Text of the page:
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Dakota Access Under Attack From Terrorist-Like Threats, Exec Tells Congress

While a Sioux tribal leader and some supportive congressional members painted a different picture, the senior executive in charge of the beleaguered Dakota Access Pipeline (DAPL) project on Wednesday told a U.S. House subcommittee that opponents of the $3.8 billion oil pipeline through four states have resorted to terrorist tactics.

Joey Mahmoud, executive vice president for engineering at DAPL's main backer, Energy Transfer Partners (ETP), told a hearing of the House Energy Subcommittee of how the nearly 1,200-mile project has been slandered and some of its construction workers abused by protesters who have fought the construction of the project's final link at a Missouri River crossing in south-central North Dakota for the past six months

Citing ETP getting reports of some protesters being paid, Mahmoud told the House hearing that "this is a well-organized and well-funded effort based primarily on hostility to fossil fuels." He cautioned that the aggressive opposition tactics used against DAPL are likely to become "the norm, if they are not already."

Mahmoud strongly criticized the Obama administration for what he called "politically driven interference" in the DAPL regulatory process, and he was supported by Republican members of the subcommittee, such as Kevin Cramer (R-ND), whose district includes the protest site and who served as an early energy adviser to President Trump during the presidential election last year.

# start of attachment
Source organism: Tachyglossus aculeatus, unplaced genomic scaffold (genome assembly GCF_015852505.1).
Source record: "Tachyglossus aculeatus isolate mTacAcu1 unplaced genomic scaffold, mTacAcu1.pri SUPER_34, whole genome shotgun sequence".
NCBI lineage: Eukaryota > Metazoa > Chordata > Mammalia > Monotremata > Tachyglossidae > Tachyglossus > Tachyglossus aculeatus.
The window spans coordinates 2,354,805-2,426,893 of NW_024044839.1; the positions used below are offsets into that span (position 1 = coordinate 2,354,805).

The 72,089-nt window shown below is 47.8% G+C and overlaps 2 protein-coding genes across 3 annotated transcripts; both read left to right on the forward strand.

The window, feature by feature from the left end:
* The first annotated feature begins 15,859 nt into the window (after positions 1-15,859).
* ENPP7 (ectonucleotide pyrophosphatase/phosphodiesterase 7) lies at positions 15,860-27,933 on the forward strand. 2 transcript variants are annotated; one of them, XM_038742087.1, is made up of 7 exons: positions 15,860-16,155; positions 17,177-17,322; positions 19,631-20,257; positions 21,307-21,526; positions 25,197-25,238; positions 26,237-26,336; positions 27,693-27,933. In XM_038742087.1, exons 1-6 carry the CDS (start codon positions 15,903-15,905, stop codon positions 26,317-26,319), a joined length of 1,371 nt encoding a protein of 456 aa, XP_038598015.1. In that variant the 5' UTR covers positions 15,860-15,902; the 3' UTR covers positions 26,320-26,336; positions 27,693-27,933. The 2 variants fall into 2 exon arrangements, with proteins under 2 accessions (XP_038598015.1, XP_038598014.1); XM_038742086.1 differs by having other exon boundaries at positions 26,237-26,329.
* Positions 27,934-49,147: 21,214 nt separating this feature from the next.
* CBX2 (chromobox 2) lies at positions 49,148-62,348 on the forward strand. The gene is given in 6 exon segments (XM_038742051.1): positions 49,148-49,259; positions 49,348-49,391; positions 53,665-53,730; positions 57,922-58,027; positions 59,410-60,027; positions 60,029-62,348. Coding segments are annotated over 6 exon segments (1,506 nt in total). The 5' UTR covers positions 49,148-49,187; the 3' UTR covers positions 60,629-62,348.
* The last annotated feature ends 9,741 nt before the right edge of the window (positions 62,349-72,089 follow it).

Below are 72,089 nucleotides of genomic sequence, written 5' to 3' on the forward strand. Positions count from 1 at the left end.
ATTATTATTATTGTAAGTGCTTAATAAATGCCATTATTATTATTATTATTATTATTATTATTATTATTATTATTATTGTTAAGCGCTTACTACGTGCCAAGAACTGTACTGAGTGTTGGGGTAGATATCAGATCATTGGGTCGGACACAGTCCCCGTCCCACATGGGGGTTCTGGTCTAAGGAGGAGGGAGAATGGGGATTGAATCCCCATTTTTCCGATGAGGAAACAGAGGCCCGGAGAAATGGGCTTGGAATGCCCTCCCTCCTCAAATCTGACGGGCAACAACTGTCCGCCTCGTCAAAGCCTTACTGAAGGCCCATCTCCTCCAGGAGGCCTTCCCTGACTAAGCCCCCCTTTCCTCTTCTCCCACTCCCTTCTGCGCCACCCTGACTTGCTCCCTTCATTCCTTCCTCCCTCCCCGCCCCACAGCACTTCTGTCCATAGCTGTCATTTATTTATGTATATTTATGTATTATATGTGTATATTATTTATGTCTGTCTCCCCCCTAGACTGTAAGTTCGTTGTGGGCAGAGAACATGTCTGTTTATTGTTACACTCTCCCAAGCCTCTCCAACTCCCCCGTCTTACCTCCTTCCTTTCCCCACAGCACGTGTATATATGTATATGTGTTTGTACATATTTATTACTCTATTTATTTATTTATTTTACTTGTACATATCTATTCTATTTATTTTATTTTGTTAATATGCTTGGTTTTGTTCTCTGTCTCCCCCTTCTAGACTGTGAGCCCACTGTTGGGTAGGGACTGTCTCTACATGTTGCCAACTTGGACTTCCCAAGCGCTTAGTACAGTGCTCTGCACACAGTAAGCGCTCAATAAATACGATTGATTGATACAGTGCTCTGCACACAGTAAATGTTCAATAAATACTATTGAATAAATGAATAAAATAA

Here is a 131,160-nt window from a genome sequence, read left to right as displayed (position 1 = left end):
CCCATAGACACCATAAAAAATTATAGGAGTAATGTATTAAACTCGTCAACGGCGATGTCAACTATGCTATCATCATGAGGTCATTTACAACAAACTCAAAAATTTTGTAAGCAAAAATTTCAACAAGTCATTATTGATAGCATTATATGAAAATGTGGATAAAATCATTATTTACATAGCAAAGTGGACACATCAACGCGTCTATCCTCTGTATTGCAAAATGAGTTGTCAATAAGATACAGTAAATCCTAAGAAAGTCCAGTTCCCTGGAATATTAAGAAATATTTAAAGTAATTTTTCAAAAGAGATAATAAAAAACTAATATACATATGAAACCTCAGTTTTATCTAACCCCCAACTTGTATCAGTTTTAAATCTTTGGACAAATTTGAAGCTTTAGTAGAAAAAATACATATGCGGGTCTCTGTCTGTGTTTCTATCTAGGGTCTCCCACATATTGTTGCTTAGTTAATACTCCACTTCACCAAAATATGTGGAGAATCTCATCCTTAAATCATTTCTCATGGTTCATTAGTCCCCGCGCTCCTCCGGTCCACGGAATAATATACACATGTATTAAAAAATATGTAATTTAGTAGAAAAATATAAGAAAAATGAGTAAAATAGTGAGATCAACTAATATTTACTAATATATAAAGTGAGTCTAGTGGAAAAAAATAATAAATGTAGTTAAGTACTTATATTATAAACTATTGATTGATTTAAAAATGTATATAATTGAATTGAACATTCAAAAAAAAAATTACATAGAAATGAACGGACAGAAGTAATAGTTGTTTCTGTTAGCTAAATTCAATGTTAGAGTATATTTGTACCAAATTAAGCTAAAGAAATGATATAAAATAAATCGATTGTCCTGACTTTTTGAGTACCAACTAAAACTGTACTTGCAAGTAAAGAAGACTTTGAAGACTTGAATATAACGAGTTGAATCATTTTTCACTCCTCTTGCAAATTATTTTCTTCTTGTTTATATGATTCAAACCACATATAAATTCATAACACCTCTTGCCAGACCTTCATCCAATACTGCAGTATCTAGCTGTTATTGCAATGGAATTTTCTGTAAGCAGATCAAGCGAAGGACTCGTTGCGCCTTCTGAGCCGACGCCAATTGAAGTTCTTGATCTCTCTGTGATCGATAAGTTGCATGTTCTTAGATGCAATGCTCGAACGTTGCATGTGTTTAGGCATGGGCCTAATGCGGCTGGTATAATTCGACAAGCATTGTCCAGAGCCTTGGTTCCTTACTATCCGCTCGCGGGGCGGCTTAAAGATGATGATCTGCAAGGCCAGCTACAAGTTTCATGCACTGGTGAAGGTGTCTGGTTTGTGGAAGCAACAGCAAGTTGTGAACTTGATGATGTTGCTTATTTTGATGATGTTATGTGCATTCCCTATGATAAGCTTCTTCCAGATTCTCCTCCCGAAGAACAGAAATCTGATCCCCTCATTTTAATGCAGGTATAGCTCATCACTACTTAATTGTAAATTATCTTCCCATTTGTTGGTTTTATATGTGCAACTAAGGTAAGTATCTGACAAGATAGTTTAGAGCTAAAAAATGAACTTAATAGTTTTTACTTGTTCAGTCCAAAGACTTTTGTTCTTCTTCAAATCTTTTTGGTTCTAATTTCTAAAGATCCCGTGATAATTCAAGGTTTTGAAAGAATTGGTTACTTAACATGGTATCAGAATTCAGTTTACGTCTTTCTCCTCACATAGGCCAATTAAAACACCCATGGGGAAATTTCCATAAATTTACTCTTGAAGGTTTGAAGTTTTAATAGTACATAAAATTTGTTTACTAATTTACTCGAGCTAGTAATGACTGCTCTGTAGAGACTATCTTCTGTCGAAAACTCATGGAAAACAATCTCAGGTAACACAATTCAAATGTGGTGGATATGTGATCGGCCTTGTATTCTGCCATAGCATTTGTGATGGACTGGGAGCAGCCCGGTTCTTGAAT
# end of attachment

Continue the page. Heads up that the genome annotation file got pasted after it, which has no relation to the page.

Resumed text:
The ETP executive said that he and other company representatives at one point in the process last summer were lied to by representatives in the Departments of Justice, Interior and the Army.

"Notwithstanding their repeated public pronouncements that the Army Corps of Engineers and DAPL has complied with all applicable requirements for construction of the pipeline, and notwithstanding two successful defenses of the permitting process in federal court, these agencies made the political decision that they were not going to issue the easement."

While Mahmoud emphasized that the regulatory record over a two-year period supports ETP's contention that it played by the rules and adhered to social and cultural concerns, the witness from the Standing Rock Sioux Tribe, Chad Harrison, a councilman-at-large, emphasized the tribe's history of what it considered bad faith dealings with the U.S. government. Harrison criticized DAPL as another example of the federal government and company ignoring tribal concerns.

He urged that federal law be followed in such a way that "infrastructure development can be done correctly so that tribal communities do not bear the burden of the development." Harrison contends that the federal government and ETP did not do this with DAPL.

Mahmoud refuted many of the major criticisms of the tribal and other opponents, pointing out that no Native American lands or sacred sites are involved in the 1,172-mile pipeline route and the proposed 1,094-foot federal easement to cross under Lake Oahe in a dammed portion of the Missouri River is not unique; it would be the 15th pipeline crossing of the river, and DAPL will be buried 90 feet below the bottom of the river.

"Perhaps the greatest irony in a saga replete with ironies is that the Standing Rock tribe has just relocated its water intake to a point more than 70 miles downstream from the pipeline crossing, but less than two miles downstream from a railroad crossing that is known to carry large amounts of crude oil in tank cars," said Mahmoud, who told the subcommittee members that rail transport of crude was about four times more likely to have accidents than pipeline transportation.

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